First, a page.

Libraries have always worked to help people navigate the information environment. In a digital world, this means not only helping people to find information, but to do so critically and safely. In this context, privacy is vital, and libraries must not only guarantee this in their own work with users, but can play an active role in developing behaviours and knowledge in their communities.


RightsCon is a major annual conference organised by Access Now, an international organisation working to defend and extend the rights of digital users around the world.  This year it was held in Brussels.

With 20 subject tracks running over three days the conference covered a huge amount of ground from algorithmic accountability and transparency, to fake news and privacy.

For the first time IFLA attended, organising a session entitled “Privacy for Everyone: Using Libraries to Promote Digital Privacy”. There were four excellent speakers who prompted a lively discussion for an audience which generally had not did not really considered the role of libraries and citizen online privacy.

Damien Belvèze from the Université de Rennes who talked about the why, how and what of organising cryptoparties in libraries.  Peter Krantz of the National Library of Sweden described the ongoing development of a privacy checklist (available, in draft, in Swedish and English) which has been developed for librarians.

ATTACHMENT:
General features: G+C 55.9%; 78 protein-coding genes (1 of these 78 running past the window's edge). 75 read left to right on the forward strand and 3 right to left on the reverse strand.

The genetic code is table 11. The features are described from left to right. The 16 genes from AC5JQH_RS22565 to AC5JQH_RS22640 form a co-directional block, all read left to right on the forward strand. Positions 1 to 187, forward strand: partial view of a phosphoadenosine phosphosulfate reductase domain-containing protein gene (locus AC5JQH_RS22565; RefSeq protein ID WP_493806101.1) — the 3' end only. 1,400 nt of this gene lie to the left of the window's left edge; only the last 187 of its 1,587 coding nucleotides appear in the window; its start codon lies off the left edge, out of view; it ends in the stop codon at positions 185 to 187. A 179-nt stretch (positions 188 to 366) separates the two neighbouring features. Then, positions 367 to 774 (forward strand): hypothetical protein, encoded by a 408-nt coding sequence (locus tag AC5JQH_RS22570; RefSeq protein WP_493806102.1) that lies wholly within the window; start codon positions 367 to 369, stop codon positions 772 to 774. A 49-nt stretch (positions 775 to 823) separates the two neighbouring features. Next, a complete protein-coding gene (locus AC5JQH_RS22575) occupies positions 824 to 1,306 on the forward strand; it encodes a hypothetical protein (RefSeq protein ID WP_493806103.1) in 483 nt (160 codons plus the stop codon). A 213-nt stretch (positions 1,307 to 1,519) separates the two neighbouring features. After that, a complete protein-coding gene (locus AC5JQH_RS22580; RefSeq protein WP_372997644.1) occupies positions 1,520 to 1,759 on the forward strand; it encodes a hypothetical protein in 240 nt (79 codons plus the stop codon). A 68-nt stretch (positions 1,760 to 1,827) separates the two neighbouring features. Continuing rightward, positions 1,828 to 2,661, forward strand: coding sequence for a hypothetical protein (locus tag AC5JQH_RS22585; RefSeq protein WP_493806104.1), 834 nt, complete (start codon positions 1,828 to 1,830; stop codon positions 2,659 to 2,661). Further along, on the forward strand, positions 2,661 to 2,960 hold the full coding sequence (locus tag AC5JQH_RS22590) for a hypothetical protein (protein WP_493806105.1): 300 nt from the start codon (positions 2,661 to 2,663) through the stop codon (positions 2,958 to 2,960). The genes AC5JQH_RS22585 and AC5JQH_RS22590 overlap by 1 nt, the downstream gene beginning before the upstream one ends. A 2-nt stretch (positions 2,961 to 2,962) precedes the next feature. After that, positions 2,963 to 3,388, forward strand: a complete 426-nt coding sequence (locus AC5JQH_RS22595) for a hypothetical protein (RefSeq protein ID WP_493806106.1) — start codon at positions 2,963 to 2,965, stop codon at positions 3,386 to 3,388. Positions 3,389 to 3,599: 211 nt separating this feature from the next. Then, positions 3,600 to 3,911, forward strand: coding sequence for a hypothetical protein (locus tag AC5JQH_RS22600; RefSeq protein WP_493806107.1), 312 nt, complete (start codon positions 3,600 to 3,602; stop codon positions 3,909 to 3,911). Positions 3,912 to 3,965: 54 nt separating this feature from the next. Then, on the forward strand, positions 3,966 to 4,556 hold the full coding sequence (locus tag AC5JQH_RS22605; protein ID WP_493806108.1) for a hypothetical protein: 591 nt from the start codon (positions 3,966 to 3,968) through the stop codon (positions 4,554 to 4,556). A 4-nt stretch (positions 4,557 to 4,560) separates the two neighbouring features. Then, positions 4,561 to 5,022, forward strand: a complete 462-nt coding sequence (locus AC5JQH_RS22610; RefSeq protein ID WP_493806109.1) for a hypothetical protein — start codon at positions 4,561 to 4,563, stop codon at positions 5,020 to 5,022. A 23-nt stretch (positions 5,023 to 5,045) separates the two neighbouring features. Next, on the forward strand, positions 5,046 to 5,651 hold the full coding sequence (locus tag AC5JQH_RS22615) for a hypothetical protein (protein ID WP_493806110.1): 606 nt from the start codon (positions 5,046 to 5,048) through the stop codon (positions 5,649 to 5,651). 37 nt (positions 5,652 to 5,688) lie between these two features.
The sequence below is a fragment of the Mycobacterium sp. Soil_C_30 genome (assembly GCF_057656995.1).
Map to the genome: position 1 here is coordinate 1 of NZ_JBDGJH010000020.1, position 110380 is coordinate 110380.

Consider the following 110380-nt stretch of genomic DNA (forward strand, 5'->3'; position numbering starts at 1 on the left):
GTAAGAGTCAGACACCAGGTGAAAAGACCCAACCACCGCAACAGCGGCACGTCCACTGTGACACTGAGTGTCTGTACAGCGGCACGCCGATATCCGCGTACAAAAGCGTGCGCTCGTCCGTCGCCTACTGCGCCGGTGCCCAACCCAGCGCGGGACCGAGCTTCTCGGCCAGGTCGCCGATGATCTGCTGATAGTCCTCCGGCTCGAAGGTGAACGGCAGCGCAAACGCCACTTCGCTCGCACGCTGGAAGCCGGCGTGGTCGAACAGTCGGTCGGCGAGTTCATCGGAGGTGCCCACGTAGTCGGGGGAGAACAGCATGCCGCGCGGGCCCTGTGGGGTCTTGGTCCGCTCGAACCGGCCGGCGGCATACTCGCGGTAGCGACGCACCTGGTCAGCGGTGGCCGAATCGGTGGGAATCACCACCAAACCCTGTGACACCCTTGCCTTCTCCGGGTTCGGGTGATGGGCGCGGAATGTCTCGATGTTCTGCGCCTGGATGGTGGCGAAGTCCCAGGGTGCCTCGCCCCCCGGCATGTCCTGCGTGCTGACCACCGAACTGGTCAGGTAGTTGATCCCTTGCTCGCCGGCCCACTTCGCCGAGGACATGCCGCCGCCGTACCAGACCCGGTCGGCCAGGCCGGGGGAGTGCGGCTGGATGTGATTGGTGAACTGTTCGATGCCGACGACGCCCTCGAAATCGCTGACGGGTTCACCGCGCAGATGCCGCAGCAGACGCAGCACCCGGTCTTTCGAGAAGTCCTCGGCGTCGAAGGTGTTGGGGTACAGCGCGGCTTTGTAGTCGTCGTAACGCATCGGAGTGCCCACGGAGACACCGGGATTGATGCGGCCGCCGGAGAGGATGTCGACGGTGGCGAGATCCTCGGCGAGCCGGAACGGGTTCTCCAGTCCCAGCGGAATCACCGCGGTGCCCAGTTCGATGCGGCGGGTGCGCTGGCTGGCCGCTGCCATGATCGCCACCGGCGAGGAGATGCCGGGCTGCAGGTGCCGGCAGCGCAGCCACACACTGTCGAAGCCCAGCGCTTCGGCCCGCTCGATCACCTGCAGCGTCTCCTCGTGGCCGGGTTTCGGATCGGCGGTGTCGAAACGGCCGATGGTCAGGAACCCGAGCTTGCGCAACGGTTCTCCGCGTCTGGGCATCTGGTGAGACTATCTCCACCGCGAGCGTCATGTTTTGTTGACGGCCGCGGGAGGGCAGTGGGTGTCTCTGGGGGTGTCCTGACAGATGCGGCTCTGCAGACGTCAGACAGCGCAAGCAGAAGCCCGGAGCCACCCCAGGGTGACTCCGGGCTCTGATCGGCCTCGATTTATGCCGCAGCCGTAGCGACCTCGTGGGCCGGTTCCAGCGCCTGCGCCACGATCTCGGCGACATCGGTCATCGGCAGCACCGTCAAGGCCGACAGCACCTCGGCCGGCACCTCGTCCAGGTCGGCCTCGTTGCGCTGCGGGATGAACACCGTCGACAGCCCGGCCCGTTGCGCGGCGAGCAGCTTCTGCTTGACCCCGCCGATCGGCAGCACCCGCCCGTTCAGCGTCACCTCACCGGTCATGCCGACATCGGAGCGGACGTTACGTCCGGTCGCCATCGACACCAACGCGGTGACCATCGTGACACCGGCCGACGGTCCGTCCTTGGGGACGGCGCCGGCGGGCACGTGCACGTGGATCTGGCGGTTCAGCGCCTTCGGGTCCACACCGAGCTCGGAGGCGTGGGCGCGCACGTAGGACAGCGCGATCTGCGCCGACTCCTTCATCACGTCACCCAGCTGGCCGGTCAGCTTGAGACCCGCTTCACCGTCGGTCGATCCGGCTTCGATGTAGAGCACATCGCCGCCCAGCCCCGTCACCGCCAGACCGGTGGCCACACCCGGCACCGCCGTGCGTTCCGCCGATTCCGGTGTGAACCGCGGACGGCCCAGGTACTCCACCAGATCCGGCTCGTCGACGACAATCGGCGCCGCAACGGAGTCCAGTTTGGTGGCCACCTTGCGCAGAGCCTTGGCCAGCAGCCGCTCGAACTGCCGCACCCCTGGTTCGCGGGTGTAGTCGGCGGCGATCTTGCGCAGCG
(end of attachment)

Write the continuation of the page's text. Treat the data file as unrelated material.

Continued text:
Seeta Peña Gangadharan from the London School of Economics talked about her work training librarians in New York and Brooklyn libraries to train the public in privacy matters, and Diego Naranjo from EDRi presented the Digital Defenders booklet.  This is designed to help young people aged 10 – 14 years to protect their privacy and is intended as a teaching tool.  It is available online.


For more information, see IFLA’s Guidelines on Privacy in the Library Environment.